Posts Tagged tests

Peanut Butter and Recognizing Famous Faces Tests for Alzheimer’s and dementia

Alzheimer’s disease is difficult to diagnose before symptoms start showing up, because there is no single test that can definitively determine whether a person has the degenerative brain disease.

Could a scoop of peanut butter and a ruler become that elusive test?

That’s what researchers at the University of Florida’s McKnight Brain Institute Center for Smell and Taste are hoping. They found patients with early-stage Alzheimer’s disease had more difficulty smelling peanut butter held at short distances from their nose than people without the disease.  Courtesy of CBSNews.com  For rest of the article click here.

This test is in it’s infancy and had a small sample of patients that were used.  But even with that, with no cure in sight and only medications to hopefully slow down the effects of dementia/Alzheimer’s it is something to consider.  My statistics and research method professor would raise one eyebrow at me and say that a much larger sample size would be needed and I hope they do more research on this finding.  I imagine that providing the patient didn’t already have a diminished since of smell or physical problems with their sense of smell this could be interesting.

After reading this I immediately wanted to go find a jar of peanut butter and do a bit of a lay test to see how well I could smell the peanut butter and from how far away.  There wasn’t any in the house so I had to limit my “test” to smelling bacon cooking in the kitchen from the second floor of the house 😉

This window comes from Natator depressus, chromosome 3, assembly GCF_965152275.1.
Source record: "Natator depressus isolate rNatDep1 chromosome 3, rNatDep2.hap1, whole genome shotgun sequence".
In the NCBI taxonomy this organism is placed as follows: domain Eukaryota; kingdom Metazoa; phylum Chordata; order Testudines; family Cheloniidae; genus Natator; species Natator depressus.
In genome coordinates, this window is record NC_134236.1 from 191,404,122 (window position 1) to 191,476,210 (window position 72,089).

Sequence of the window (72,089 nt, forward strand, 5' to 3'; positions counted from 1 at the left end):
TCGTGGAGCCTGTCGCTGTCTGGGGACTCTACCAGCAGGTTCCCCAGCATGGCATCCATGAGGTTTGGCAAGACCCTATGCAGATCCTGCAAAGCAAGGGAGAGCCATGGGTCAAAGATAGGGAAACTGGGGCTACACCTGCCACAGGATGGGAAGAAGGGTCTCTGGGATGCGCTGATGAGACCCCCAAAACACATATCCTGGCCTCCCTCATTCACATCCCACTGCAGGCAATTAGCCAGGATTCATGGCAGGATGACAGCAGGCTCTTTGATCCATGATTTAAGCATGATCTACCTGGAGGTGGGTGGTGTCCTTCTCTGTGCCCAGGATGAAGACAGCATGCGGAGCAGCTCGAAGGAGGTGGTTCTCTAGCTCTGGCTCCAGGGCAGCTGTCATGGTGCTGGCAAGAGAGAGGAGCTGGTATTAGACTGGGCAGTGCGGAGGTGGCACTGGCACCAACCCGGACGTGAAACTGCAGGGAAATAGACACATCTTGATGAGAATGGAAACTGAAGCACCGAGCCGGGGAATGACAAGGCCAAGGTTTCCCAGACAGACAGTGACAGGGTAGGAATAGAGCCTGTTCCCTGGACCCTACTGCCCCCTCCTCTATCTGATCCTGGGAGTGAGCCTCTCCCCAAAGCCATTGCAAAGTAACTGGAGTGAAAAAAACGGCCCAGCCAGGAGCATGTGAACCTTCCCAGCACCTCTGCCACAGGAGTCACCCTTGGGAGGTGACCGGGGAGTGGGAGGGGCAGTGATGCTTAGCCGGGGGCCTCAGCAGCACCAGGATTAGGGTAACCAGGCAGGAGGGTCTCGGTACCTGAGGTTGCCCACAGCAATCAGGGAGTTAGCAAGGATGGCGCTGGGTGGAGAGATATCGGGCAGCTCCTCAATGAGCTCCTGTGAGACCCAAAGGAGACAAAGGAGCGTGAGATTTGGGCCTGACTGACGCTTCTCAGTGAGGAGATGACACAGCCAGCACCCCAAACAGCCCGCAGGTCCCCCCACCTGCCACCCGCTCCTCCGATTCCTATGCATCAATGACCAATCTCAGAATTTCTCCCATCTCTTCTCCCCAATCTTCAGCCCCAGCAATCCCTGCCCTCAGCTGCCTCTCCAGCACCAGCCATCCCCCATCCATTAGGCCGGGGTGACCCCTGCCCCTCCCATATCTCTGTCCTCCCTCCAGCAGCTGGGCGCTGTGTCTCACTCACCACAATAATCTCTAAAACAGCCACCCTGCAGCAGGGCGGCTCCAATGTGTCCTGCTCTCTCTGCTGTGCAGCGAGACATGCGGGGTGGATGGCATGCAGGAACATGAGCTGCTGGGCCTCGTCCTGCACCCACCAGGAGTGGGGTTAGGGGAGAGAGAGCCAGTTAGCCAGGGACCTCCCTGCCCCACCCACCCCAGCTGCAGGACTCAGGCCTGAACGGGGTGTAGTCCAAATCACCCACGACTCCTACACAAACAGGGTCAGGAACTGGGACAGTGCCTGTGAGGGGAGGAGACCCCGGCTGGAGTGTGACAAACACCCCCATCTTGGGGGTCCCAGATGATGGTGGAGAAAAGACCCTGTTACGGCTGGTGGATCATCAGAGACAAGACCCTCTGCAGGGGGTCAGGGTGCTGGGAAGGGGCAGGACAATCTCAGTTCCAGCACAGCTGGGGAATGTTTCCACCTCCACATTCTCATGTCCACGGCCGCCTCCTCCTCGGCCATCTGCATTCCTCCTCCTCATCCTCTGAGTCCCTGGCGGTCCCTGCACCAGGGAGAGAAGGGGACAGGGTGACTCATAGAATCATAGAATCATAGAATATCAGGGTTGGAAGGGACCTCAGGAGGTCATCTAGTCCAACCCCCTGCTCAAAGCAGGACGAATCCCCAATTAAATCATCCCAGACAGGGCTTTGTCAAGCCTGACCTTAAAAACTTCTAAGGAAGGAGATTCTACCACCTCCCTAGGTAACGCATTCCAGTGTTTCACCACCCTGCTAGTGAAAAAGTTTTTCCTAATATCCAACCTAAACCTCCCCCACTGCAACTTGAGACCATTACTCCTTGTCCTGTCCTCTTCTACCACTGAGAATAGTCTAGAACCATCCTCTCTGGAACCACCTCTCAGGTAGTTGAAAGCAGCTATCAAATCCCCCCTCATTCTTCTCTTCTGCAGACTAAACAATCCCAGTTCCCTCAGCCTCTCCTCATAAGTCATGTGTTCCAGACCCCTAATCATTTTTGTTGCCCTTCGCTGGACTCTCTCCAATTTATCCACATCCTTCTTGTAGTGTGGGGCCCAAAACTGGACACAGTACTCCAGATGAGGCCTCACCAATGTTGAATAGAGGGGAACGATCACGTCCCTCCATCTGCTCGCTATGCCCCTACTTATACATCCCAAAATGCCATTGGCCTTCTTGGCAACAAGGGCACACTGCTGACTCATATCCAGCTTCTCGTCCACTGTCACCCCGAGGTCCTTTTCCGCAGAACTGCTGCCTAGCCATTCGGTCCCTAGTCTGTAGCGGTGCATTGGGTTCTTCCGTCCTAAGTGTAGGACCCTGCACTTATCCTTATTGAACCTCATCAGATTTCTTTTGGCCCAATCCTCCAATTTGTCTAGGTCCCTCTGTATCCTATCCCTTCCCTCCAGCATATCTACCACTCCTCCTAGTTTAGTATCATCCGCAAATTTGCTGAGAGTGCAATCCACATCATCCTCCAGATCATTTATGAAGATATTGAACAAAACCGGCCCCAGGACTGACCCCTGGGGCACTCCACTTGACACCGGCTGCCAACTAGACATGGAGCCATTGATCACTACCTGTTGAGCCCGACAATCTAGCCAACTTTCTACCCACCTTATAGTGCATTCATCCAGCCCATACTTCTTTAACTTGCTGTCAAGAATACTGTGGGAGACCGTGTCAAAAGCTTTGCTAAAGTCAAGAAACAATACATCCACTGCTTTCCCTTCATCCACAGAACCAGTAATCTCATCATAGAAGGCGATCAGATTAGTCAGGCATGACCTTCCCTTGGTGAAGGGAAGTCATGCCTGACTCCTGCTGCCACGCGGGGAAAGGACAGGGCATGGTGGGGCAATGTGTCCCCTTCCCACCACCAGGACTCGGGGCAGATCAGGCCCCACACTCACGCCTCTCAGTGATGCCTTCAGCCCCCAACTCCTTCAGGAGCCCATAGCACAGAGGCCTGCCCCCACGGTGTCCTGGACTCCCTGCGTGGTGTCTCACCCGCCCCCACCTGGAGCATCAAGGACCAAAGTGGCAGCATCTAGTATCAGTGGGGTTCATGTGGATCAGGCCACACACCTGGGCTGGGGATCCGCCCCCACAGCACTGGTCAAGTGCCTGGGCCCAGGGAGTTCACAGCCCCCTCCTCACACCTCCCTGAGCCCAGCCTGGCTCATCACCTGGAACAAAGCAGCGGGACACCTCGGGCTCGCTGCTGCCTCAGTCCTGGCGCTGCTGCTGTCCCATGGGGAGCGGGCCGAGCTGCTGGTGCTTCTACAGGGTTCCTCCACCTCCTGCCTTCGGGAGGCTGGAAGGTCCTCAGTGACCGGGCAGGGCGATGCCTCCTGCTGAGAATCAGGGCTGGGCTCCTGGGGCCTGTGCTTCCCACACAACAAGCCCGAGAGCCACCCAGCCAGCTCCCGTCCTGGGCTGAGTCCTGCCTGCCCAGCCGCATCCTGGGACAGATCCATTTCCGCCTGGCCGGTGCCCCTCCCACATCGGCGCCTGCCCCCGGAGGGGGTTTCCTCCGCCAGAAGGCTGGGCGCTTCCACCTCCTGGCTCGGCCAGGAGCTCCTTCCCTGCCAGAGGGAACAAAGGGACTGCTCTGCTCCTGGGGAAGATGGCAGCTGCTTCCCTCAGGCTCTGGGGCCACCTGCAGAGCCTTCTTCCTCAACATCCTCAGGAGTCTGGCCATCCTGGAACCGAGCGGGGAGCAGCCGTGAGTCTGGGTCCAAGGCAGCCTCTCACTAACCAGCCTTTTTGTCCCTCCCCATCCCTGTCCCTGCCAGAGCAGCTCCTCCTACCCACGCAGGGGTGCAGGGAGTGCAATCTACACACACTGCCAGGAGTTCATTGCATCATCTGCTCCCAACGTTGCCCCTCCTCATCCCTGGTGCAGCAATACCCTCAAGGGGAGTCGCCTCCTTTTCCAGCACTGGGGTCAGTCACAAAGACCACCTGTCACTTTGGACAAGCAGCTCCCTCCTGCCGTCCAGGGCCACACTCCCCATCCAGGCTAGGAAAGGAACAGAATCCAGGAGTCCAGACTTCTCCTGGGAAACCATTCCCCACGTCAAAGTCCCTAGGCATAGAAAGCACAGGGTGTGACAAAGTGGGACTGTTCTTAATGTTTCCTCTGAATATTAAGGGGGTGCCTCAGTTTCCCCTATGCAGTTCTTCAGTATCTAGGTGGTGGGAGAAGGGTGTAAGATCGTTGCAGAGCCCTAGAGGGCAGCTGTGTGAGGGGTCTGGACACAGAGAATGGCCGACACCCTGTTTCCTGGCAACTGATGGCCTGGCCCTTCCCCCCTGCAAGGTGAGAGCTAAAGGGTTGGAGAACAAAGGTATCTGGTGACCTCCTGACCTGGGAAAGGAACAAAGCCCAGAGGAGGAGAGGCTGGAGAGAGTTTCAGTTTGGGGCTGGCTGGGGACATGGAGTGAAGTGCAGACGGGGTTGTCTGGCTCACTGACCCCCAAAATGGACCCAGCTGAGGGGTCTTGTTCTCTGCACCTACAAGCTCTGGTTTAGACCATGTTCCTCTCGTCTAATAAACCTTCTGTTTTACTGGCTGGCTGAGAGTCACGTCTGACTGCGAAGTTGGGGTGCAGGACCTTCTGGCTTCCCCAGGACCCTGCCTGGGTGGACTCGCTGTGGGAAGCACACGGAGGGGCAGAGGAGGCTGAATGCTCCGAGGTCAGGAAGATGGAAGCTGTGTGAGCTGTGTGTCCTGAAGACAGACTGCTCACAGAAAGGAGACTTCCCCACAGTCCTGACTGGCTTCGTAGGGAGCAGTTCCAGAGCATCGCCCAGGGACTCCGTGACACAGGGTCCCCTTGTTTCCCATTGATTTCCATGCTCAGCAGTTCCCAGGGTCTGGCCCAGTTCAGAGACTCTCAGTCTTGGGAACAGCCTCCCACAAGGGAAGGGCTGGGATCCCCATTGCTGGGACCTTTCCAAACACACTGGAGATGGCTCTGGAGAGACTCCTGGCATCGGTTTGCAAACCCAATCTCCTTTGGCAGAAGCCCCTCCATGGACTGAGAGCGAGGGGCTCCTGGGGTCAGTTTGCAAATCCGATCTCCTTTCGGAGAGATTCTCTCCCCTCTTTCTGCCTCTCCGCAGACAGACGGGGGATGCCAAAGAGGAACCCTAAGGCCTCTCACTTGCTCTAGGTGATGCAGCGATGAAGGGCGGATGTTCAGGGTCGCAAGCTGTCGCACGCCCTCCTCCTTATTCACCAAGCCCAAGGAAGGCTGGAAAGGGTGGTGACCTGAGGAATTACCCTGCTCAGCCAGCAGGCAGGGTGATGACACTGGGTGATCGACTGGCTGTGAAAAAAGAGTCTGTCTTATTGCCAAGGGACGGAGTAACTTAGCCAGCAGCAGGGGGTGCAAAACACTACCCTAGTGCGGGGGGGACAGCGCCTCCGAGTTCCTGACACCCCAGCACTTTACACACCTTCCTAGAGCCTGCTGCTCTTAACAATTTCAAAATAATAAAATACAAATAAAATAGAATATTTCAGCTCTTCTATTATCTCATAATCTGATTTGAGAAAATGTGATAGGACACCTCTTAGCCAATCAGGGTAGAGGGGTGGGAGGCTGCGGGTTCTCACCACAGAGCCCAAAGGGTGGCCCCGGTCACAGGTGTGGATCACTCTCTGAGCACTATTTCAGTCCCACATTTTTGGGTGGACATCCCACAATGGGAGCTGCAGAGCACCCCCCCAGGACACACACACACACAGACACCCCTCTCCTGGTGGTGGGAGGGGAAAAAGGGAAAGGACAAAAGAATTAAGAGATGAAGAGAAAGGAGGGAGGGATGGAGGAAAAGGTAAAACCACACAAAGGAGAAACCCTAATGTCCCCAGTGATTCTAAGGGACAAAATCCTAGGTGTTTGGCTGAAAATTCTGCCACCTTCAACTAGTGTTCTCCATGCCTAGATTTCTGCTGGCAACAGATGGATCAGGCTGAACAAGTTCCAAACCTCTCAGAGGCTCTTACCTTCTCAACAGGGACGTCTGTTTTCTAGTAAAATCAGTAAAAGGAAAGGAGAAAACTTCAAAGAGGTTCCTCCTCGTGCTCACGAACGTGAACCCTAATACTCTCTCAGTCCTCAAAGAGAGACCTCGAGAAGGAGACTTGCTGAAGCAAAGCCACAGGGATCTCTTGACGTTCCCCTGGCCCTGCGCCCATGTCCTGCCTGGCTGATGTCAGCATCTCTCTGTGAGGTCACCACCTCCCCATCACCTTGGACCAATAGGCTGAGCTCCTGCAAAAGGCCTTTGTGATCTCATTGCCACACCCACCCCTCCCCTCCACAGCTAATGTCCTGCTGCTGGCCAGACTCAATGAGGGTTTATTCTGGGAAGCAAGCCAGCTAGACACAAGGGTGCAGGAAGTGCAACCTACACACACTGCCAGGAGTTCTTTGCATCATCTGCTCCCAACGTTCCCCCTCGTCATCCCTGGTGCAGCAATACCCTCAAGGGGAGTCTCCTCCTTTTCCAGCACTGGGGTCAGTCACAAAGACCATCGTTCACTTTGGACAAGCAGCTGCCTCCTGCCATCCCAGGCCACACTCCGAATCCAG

The second test (again another small sample size) consisted of  “testing 30 people with primary progressive aphasia (PPA), a rare kind of early-onset dementia that occurs when parts of the brain degenerate to cause problems in speech and language. The researchers also looked at 27 people without dementia that acted as controls.  People with this type of dementia consistently forget names of famous people they once knew — it’s more than forgetting a name or two of a famous person.” Read the rest of this article here.

Again there goes the voice of my stats and research methods professor about the small sample size.  I also think  you might want to take into account that some people just may not know or ever knew who some of those famous people in the test were.  We are talking about a cultural bias possibly here but I digress.  We’ve all known someone who just cannot remember names of people to save their lives but are otherwise perfectly on the ball.  And we’ve all had the “tip of the tongue” syndrome where we just can’t recall the name of a person, movie, song, etc. for anything until later on in the day in the middle of our soup and we have our eureka moment and remember what we couldn’t earlier.